Directed by: Johannes Roberts
Written by: Johannes Roberts, Ernest Riera
Starring: Sophie Nélisse, Corinne Foxx, Brianne Tju, Sistine Stallone, Davi Santos, Khylin Rhambo, Brec Bassinger, John Corbett
Runtime: 89 min
47 Meters Down: Uncaged follows the diving adventure of four teenage girls (Corinne Foxx, Sistine Stallone, Sophie Nélisse, and Brianne Tju) exploring a submerged Mayan City. Once inside, their rush of excitement turns into a jolt of terror as they discover the sunken ruins are a hunting ground for deadly Great White Sharks.
With their air supply steadily dwindling, the friends must navigate the underwater labyrinth of claustrophobic caves and eerie tunnels in search of a way out of their watery hell.
Sometimes, people ask me if I feel less motivated to write about a movie I didn’t like or even simply hated. Not even close. Matter of fact, it might be the exact opposite. The only films which I find hard to write a review on are those who don’t have a single aspect that is either outstanding or horrible. Those who are so “in the middle” that you forget about them less than 24h after you’ve seen it. 47 Meters Down: Uncaged could very well be this type of flick, but its ludicrous logical issues story-wise are impossible to ignore. Even the title is just a marketing scheme to attract people who liked the 2017’s original since it is entirely unrelated to it (the water depth at which the characters are is never addressed).
This is one of the worst movies of the year. It still doesn’t beat Serenity, but it made me rethink about the latter’s grade because I find it so incredibly difficult to acknowledge one single good thing about this terrible sequel. Had I scored Matthew McConaughey’s film an F, this one would probably belong there as well. However, in the same way that a film without flaws isn’t necessarily an A+, a movie with no redeeming quality isn’t instantly an F. If there’s one compliment I can give Uncaged is that there are two or three short sequences where a jump scare is effective, or the suspenseful vibe was accomplished … Nevertheless, these are still just a couple of minutes in an almost 90-min runtime.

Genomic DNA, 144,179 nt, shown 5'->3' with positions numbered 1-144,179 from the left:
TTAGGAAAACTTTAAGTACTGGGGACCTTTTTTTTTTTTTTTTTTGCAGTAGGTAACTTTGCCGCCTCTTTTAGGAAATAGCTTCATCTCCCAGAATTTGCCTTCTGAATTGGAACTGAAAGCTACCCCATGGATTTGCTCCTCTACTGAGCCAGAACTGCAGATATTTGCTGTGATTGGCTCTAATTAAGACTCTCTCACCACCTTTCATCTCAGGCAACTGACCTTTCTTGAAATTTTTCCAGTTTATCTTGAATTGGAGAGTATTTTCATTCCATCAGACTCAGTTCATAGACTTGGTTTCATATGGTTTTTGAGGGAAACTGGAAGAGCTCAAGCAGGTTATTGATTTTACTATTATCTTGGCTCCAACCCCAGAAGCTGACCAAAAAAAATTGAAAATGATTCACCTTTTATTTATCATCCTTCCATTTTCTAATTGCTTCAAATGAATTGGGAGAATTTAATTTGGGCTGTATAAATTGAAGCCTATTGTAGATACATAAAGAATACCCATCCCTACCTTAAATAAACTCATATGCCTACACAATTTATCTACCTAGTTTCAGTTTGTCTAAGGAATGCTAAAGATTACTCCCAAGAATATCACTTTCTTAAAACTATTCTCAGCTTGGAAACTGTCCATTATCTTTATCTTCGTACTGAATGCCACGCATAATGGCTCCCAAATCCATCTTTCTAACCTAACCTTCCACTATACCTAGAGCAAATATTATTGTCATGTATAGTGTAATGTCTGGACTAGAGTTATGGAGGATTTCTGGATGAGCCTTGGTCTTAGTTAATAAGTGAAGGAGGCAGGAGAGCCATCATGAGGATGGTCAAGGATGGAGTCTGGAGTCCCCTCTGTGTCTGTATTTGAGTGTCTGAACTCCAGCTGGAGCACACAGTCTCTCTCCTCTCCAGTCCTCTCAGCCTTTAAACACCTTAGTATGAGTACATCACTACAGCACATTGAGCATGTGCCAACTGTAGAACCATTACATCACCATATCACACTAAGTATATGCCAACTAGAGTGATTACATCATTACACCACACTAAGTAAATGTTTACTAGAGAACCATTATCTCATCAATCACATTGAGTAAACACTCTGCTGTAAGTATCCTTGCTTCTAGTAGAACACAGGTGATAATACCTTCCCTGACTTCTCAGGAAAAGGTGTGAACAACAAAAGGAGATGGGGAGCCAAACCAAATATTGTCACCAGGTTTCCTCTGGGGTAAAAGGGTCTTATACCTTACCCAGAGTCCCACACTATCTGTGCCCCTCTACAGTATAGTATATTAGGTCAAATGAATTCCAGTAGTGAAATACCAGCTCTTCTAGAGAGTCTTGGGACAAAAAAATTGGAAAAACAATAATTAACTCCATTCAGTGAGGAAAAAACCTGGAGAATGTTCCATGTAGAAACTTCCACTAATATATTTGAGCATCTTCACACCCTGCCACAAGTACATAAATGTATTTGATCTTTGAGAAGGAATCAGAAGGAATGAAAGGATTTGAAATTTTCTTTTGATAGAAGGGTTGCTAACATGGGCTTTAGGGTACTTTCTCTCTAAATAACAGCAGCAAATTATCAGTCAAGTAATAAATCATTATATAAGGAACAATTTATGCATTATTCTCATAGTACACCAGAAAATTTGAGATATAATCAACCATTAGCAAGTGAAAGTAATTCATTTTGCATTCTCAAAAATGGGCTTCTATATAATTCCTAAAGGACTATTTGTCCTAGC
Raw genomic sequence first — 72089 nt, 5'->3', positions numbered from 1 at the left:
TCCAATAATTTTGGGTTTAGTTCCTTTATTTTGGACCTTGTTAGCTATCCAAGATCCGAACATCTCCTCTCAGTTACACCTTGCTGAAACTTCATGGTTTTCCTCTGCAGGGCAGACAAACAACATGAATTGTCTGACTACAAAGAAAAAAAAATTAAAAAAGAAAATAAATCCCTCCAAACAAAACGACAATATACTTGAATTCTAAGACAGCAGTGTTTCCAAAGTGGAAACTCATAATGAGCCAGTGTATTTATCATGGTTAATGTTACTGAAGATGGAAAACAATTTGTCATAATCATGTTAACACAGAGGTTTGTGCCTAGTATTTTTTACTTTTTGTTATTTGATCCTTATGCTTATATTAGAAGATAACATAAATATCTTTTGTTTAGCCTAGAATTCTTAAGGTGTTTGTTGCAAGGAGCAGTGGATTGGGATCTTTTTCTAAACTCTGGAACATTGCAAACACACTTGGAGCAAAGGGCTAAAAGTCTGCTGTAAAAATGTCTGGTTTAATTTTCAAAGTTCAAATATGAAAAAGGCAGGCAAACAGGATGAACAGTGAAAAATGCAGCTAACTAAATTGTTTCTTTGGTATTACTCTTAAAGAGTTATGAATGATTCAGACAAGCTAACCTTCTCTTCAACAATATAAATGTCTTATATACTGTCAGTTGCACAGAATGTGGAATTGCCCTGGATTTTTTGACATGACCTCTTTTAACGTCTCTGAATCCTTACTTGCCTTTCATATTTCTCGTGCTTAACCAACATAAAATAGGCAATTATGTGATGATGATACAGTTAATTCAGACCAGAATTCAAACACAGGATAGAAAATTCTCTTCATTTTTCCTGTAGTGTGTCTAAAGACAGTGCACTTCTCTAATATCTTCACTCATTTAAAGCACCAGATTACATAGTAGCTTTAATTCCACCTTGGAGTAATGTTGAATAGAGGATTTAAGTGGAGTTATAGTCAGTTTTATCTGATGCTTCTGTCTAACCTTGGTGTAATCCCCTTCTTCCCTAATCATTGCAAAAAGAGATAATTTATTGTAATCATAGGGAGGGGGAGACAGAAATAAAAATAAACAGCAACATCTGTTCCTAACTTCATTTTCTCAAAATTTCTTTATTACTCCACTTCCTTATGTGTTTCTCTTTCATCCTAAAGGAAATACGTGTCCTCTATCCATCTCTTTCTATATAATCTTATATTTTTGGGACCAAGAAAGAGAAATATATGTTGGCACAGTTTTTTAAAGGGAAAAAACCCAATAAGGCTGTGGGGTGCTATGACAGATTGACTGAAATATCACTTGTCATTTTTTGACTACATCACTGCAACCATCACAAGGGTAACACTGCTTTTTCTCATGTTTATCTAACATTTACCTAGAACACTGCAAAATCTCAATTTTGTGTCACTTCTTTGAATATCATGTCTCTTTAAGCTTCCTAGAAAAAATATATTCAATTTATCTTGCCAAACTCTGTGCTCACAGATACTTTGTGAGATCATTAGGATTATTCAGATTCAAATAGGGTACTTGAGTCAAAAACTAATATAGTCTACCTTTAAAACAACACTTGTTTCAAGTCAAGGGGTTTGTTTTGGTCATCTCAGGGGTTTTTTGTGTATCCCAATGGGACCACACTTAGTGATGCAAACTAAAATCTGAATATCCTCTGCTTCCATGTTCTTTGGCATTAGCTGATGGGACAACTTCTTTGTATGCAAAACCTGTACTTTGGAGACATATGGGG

The characters have no development whatsoever. The story follows the most pathetic path possible. The sharks (which are the reason people actually went to the theater) are not as visually realistic as in the original, reaching a point where the CGI was pretty awful. A fish screams … I mean, really?! Who the hell supervised this mess? Characters talk underwater seamlessly with no explanation on how they are effectively talking. I could sit here and write dozens of questions that defy the film’s logic, but I’ll stop here. Not because I don’t want to (if this wasn’t a spoiler-free review, I’d go crazy), but due to the fact that the main issue with the movie isn’t the atrociously illogical plot points, but the lack of entertainment.
Fast and Furious, Pirates of the Caribbean, Transformers … All of these are (financially) successful franchises. Audiences all over the world fill theaters and enjoy these series for what they are: popcorn entertainment. No one goes for the complex plots or layered characters. People go for the action, the explosions, the epic scores, the visual effects, and all of that stuff. Uncaged doesn’t have any of that to compensate its other problems. One or two scenes here and there aren’t enough to warrant the price of admission. Even the acting is mediocre.
All in all, 47 Meters Down: Uncaged is nothing more than a silly attempt at the start of a new franchise. Don’t be fooled by its title since it has nothing to do with the original flick. It doesn’t try to introduce compelling characters, the shark sequences fall flat for the most part, and the screenplay is filled with laughable plot points. There’s no sense of logic. For an 89-minute runtime, it astounds me how it can’t be slightly entertaining, to say the least. Undoubtedly, one of the worst films of the year. Skip it, so they don’t have enough money to try and do a third one. Who knows?! Maybe they’ll bet on original, smaller flicks from genuinely talented filmmakers who want to work hard and deliver a good movie.